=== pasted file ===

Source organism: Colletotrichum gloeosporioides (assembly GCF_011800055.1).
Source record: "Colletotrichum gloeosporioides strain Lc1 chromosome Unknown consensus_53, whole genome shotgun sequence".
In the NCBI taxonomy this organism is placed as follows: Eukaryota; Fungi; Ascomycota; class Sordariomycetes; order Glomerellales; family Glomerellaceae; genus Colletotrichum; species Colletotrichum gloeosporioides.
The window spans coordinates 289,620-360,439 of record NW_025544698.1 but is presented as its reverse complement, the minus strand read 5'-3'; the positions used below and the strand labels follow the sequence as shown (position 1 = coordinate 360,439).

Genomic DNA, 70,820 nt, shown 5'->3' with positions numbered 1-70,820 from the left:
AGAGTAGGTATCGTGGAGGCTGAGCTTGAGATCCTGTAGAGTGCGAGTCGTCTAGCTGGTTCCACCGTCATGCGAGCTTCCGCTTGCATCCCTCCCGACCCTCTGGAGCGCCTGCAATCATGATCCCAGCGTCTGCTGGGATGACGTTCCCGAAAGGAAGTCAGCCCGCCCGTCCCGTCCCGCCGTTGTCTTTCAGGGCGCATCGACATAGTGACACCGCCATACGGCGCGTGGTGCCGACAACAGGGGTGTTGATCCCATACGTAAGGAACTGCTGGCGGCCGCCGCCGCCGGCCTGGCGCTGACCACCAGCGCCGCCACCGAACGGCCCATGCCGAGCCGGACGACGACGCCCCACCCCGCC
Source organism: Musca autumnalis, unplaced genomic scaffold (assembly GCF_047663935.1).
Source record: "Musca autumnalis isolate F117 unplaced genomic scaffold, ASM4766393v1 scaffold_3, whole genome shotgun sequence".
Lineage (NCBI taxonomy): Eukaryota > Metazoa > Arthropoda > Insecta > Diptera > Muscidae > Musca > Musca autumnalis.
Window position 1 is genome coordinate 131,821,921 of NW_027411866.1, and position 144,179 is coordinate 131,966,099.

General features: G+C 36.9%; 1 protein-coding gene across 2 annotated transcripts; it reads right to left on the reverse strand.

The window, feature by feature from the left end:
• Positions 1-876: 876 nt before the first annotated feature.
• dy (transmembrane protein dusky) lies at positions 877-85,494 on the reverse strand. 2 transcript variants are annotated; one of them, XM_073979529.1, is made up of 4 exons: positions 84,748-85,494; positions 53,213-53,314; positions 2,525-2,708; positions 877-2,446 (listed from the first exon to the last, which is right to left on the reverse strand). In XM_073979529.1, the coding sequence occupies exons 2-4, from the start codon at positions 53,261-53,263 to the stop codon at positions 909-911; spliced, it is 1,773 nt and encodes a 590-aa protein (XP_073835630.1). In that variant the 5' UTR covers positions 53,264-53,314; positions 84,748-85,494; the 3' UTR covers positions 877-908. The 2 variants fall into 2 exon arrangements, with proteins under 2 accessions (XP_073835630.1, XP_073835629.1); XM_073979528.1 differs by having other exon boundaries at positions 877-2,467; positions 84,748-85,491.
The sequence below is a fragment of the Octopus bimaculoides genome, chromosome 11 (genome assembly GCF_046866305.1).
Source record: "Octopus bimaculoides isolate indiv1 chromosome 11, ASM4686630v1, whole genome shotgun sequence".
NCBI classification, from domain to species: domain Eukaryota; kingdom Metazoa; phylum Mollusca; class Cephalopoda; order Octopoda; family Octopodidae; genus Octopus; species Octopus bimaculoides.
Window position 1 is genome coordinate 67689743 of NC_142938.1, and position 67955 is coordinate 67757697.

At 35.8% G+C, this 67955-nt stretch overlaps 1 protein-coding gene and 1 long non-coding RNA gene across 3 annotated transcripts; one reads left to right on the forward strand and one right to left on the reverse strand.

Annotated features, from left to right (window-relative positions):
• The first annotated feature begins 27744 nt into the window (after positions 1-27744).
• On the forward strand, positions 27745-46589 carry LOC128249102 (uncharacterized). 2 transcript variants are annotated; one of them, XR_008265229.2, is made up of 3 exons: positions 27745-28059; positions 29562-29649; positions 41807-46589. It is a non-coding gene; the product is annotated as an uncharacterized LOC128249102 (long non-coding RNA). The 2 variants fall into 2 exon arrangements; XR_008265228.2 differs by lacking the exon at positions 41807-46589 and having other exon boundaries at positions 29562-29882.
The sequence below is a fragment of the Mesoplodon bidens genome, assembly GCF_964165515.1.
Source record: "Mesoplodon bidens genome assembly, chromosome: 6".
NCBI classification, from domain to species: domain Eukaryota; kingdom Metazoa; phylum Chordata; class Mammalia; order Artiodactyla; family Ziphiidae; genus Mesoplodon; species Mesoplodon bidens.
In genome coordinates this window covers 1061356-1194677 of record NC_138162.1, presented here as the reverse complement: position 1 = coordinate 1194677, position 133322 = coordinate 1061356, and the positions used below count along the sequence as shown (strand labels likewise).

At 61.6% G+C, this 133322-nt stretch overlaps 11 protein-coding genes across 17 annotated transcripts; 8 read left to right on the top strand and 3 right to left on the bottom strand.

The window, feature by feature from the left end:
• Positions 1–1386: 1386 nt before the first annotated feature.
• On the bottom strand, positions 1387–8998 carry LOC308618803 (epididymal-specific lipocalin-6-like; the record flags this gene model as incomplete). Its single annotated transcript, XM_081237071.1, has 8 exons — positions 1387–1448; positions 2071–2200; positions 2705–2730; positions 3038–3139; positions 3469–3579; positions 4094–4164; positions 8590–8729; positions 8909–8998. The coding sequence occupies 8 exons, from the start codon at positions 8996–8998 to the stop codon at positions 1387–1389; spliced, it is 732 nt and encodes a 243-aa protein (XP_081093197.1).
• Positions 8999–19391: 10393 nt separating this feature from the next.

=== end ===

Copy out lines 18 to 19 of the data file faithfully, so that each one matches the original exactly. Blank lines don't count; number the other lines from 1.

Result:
Window position 1 is genome coordinate 67689743 of NC_142938.1, and position 67955 is coordinate 67757697.

At 35.8% G+C, this 67955-nt stretch overlaps 1 protein-coding gene and 1 long non-coding RNA gene across 3 annotated transcripts; one reads left to right on the forward strand and one right to left on the reverse strand.